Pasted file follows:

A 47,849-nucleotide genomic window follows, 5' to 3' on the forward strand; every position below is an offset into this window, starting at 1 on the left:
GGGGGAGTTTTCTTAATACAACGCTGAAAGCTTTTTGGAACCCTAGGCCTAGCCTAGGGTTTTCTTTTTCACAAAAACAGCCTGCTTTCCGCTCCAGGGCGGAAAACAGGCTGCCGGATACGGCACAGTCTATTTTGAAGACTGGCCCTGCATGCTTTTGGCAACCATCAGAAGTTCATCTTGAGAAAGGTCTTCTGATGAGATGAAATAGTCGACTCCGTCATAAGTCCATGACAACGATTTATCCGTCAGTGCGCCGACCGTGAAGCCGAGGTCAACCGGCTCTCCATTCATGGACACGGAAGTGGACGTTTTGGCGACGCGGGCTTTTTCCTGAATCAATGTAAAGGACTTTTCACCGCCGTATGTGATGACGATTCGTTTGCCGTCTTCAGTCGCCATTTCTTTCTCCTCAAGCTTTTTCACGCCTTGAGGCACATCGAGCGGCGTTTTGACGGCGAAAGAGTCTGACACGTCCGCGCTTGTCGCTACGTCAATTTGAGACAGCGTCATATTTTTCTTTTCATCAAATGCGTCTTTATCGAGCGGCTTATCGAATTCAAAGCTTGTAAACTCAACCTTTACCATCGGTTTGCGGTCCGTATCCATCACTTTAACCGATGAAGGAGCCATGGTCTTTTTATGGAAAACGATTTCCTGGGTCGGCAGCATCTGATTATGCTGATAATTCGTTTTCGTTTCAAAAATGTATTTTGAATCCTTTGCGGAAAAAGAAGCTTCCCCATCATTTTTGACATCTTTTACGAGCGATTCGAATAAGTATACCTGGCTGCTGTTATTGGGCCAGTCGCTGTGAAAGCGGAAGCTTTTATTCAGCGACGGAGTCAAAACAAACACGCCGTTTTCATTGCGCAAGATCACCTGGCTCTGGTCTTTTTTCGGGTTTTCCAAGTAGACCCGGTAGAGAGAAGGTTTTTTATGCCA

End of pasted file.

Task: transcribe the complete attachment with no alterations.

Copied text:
A 47,849-nucleotide genomic window follows, 5' to 3' on the forward strand; every position below is an offset into this window, starting at 1 on the left:
GGGGGAGTTTTCTTAATACAACGCTGAAAGCTTTTTGGAACCCTAGGCCTAGCCTAGGGTTTTCTTTTTCACAAAAACAGCCTGCTTTCCGCTCCAGGGCGGAAAACAGGCTGCCGGATACGGCACAGTCTATTTTGAAGACTGGCCCTGCATGCTTTTGGCAACCATCAGAAGTTCATCTTGAGAAAGGTCTTCTGATGAGATGAAATAGTCGACTCCGTCATAAGTCCATGACAACGATTTATCCGTCAGTGCGCCGACCGTGAAGCCGAGGTCAACCGGCTCTCCATTCATGGACACGGAAGTGGACGTTTTGGCGACGCGGGCTTTTTCCTGAATCAATGTAAAGGACTTTTCACCGCCGTATGTGATGACGATTCGTTTGCCGTCTTCAGTCGCCATTTCTTTCTCCTCAAGCTTTTTCACGCCTTGAGGCACATCGAGCGGCGTTTTGACGGCGAAAGAGTCTGACACGTCCGCGCTTGTCGCTACGTCAATTTGAGACAGCGTCATATTTTTCTTTTCATCAAATGCGTCTTTATCGAGCGGCTTATCGAATTCAAAGCTTGTAAACTCAACCTTTACCATCGGTTTGCGGTCCGTATCCATCACTTTAACCGATGAAGGAGCCATGGTCTTTTTATGGAAAACGATTTCCTGGGTCGGCAGCATCTGATTATGCTGATAATTCGTTTTCGTTTCAAAAATGTATTTTGAATCCTTTGCGGAAAAAGAAGCTTCCCCATCATTTTTGACATCTTTTACGAGCGATTCGAATAAGTATACCTGGCTGCTGTTATTGGGCCAGTCGCTGTGAAAGCGGAAGCTTTTATTCAGCGACGGAGTCAAAACAAACACGCCGTTTTCATTGCGCAAGATCACCTGGCTCTGGTCTTTTTTCGGGTTTTCCAAGTAGACCCGGTAGAGAGAAGGTTTTTTATGCCA